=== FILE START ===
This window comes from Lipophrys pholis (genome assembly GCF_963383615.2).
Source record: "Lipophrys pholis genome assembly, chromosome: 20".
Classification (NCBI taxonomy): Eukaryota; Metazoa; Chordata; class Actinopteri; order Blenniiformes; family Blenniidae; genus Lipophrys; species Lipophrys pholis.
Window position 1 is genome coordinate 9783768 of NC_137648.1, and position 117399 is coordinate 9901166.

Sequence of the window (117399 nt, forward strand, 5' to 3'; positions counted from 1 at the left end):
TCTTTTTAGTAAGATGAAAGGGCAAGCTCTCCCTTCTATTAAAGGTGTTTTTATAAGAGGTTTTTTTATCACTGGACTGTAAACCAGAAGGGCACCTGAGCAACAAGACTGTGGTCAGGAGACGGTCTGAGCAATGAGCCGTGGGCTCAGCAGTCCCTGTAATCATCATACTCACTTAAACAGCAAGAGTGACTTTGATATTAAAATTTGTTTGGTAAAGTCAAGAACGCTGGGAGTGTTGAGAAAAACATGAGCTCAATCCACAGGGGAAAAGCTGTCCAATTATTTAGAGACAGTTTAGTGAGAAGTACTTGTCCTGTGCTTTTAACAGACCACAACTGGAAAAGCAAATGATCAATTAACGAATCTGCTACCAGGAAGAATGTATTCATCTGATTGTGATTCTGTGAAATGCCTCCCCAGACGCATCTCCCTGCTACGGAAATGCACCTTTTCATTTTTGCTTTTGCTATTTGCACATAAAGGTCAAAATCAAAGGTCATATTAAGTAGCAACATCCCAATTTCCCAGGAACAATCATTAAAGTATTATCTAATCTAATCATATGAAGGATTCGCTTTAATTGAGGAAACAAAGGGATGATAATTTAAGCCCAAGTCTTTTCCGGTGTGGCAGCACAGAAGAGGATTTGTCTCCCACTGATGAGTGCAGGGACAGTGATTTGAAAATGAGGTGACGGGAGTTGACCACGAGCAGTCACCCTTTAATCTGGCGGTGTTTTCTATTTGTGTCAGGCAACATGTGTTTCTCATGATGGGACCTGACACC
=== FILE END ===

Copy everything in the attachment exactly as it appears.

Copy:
This window comes from Lipophrys pholis (genome assembly GCF_963383615.2).
Source record: "Lipophrys pholis genome assembly, chromosome: 20".
Classification (NCBI taxonomy): Eukaryota; Metazoa; Chordata; class Actinopteri; order Blenniiformes; family Blenniidae; genus Lipophrys; species Lipophrys pholis.
Window position 1 is genome coordinate 9783768 of NC_137648.1, and position 117399 is coordinate 9901166.

Sequence of the window (117399 nt, forward strand, 5' to 3'; positions counted from 1 at the left end):
TCTTTTTAGTAAGATGAAAGGGCAAGCTCTCCCTTCTATTAAAGGTGTTTTTATAAGAGGTTTTTTTATCACTGGACTGTAAACCAGAAGGGCACCTGAGCAACAAGACTGTGGTCAGGAGACGGTCTGAGCAATGAGCCGTGGGCTCAGCAGTCCCTGTAATCATCATACTCACTTAAACAGCAAGAGTGACTTTGATATTAAAATTTGTTTGGTAAAGTCAAGAACGCTGGGAGTGTTGAGAAAAACATGAGCTCAATCCACAGGGGAAAAGCTGTCCAATTATTTAGAGACAGTTTAGTGAGAAGTACTTGTCCTGTGCTTTTAACAGACCACAACTGGAAAAGCAAATGATCAATTAACGAATCTGCTACCAGGAAGAATGTATTCATCTGATTGTGATTCTGTGAAATGCCTCCCCAGACGCATCTCCCTGCTACGGAAATGCACCTTTTCATTTTTGCTTTTGCTATTTGCACATAAAGGTCAAAATCAAAGGTCATATTAAGTAGCAACATCCCAATTTCCCAGGAACAATCATTAAAGTATTATCTAATCTAATCATATGAAGGATTCGCTTTAATTGAGGAAACAAAGGGATGATAATTTAAGCCCAAGTCTTTTCCGGTGTGGCAGCACAGAAGAGGATTTGTCTCCCACTGATGAGTGCAGGGACAGTGATTTGAAAATGAGGTGACGGGAGTTGACCACGAGCAGTCACCCTTTAATCTGGCGGTGTTTTCTATTTGTGTCAGGCAACATGTGTTTCTCATGATGGGACCTGACACC